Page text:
Passenger comfort and safety were the priority, with Ponton cabin becoming wider and squared off, and improved driver visibility. Here we can see the first of many S-Class innovations, like retractable seat belts, and more importantly, the front and rear crumple zones for absorbing impact energy. 

W112 was the most luxurious of the range, with power steering, air suspension, and automatic transmission as standard equipment. Fitted with a lot of chrome and 14-inch wheels, and a 3.0L inline-six engine, it cost almost twice as much as the top of the line W111 220SE. The engine produced 160hp, giving the car a top speed of 180km/h. Due to being considerably smaller than its predecessor (300 Adenauer) and its successor (600 Grosser), Mercedes made the Lang (Long) version to fill the gap, producing a total of 6748 standard and Lang versions. The automaker also produced 708 cabriolets and 2419 coupés, aiming both variants at upmarket clients.

W108 and W109 (1965-1972)

Revealed at the Frankfurt Auto Show in 1965, W108 came in three variants, 250S, 250SE, and 300SE, while W109 came as 300SEL. The most notable design changes to the predecessor were the disappearance of the tailfins, lower body waistline, and increased windows and windshield, referenced as 'greenhouse'. It now had an upgraded suspension, reinforced rear axle with hydropneumatic compensator spring, disc brakes to both the back and the front, and 14-inch wheels. The W109 had a longer wheelbase and self-levelling air suspension, but aside from that, it was identical to the W108.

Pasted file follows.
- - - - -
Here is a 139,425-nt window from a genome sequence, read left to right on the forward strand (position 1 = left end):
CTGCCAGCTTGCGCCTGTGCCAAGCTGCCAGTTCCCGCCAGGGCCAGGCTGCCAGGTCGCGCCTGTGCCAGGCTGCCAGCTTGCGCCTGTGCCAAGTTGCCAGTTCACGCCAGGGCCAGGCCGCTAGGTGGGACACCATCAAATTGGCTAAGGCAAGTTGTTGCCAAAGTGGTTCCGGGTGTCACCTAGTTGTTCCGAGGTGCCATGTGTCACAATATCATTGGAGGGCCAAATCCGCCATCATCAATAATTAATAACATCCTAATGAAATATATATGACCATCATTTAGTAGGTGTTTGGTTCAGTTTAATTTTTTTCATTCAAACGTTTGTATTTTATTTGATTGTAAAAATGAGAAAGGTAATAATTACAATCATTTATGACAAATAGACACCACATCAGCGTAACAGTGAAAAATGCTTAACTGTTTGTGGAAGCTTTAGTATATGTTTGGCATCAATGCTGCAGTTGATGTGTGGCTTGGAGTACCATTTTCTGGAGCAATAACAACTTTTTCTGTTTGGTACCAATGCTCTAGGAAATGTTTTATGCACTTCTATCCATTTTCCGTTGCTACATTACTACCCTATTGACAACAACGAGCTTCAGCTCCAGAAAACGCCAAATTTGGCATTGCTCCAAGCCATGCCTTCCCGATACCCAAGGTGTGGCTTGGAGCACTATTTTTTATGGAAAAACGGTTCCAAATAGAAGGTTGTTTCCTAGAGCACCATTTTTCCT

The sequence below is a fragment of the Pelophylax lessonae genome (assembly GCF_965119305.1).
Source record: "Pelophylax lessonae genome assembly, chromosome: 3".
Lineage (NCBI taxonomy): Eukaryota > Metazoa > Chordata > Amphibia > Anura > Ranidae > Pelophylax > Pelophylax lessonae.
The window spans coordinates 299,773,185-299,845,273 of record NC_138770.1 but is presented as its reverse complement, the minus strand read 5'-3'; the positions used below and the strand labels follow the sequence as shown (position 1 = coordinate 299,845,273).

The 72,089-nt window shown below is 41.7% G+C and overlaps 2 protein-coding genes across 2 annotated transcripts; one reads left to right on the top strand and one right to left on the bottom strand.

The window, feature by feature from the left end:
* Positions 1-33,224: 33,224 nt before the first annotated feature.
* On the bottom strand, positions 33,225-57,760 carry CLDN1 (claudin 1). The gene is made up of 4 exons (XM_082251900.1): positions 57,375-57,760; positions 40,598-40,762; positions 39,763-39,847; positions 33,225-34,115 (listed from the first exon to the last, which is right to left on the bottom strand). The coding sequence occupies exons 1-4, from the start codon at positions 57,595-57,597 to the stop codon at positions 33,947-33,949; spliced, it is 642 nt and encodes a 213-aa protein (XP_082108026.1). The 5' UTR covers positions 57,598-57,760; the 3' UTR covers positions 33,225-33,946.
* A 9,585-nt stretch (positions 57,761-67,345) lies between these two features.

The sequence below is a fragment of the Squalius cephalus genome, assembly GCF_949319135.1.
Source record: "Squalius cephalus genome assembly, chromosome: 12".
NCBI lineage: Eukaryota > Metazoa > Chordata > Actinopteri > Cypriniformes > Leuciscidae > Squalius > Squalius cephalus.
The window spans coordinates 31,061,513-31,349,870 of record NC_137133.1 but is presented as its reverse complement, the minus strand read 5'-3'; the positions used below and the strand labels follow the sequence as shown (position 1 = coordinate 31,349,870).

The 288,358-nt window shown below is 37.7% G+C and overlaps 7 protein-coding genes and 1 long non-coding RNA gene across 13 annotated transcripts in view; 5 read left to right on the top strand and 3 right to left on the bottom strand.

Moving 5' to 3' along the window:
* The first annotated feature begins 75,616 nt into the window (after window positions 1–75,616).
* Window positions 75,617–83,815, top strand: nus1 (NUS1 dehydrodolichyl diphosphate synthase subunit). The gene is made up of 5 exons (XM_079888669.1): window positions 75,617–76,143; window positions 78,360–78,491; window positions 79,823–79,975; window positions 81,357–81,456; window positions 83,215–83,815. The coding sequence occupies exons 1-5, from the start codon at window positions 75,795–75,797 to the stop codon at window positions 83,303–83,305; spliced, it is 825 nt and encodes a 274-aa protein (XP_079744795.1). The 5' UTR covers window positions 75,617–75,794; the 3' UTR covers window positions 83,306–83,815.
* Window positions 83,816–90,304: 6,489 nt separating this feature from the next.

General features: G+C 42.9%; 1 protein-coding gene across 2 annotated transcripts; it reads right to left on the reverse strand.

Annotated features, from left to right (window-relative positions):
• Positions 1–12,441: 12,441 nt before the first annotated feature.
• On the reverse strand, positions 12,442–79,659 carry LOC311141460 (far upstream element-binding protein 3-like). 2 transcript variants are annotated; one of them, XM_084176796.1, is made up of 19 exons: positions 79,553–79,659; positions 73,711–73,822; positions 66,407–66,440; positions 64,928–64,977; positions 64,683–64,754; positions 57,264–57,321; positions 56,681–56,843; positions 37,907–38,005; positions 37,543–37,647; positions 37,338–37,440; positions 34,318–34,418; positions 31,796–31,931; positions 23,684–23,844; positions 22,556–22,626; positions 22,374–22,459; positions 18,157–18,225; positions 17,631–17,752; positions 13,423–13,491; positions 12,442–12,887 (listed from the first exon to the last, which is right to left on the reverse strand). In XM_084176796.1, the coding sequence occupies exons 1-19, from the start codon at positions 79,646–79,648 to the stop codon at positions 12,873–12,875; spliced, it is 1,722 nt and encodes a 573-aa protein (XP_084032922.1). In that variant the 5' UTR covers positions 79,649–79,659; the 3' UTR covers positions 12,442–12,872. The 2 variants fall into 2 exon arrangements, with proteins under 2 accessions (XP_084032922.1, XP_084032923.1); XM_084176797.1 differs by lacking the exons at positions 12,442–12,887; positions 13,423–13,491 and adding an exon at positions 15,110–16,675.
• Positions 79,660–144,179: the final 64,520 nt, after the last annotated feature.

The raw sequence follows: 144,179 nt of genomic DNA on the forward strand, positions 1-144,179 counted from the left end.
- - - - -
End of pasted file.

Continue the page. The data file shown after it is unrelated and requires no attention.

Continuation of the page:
• The 250S was paired with dual carburettors 2.5L inline-6 engine which produced 97kW (130hp) and had a maximum speed of 182km/h and 0-100km/h acceleration time of 13 seconds.
  • The 250SE swapped carburettors for the einspritz injection (hence the E) improving power output to 112kW (150hp), raising the top speed to 193km/h and lowering the 0-100km/h acceleration to 12 seconds. 
  • The 300SE and 300SEL both came with a 3.0L, mechanical fuel-injection petrol engine, with power production of 127kW (170hp), the top speed of 200km/h, and 0-100km/h acceleration in 12 seconds. 

In 1969, the 2.5L inline-six engine increased in capacity to 2.8L, with 250S and 250SE becoming 280S and 280SE to represent this change. 300SE was discontinued, while the 300SEL swapped to the same 2.8L engine as in the 280 models. Somewhat confusingly, W108 received another model named 280SEL, which had a longer wheelbase than the W109 but didn’t have the pneumatic suspension and other more luxurious features of the 300SEL. With that, the prior distinction between W108 and W109 by the wheelbase length became unreliable. 

Erich Waxenberger paired the 6.3L Mercedes-Benz V8 engine from the 600 Grosser with a standard W109, making the first Mercedes sleeper car. Eventually, it received its 3.5L V8 engine with Bosch D-Jetronic electronic fuel injection. Its top speed of 200km/h and 0-100km/h acceleration in 10 seconds. In 1970, the same engine became available for W108's 280SE and 280SEL versions. 

As the two-door W111 and W113 Pagoda got phased out, the remaining W108 and W109 receive their final upgrade in the big-block 4250cc 168kW (225hp) engine. Throughout production, Mercedes aimed for the most exquisite model, using burled walnut for the dashboard and power windows as the most notable features.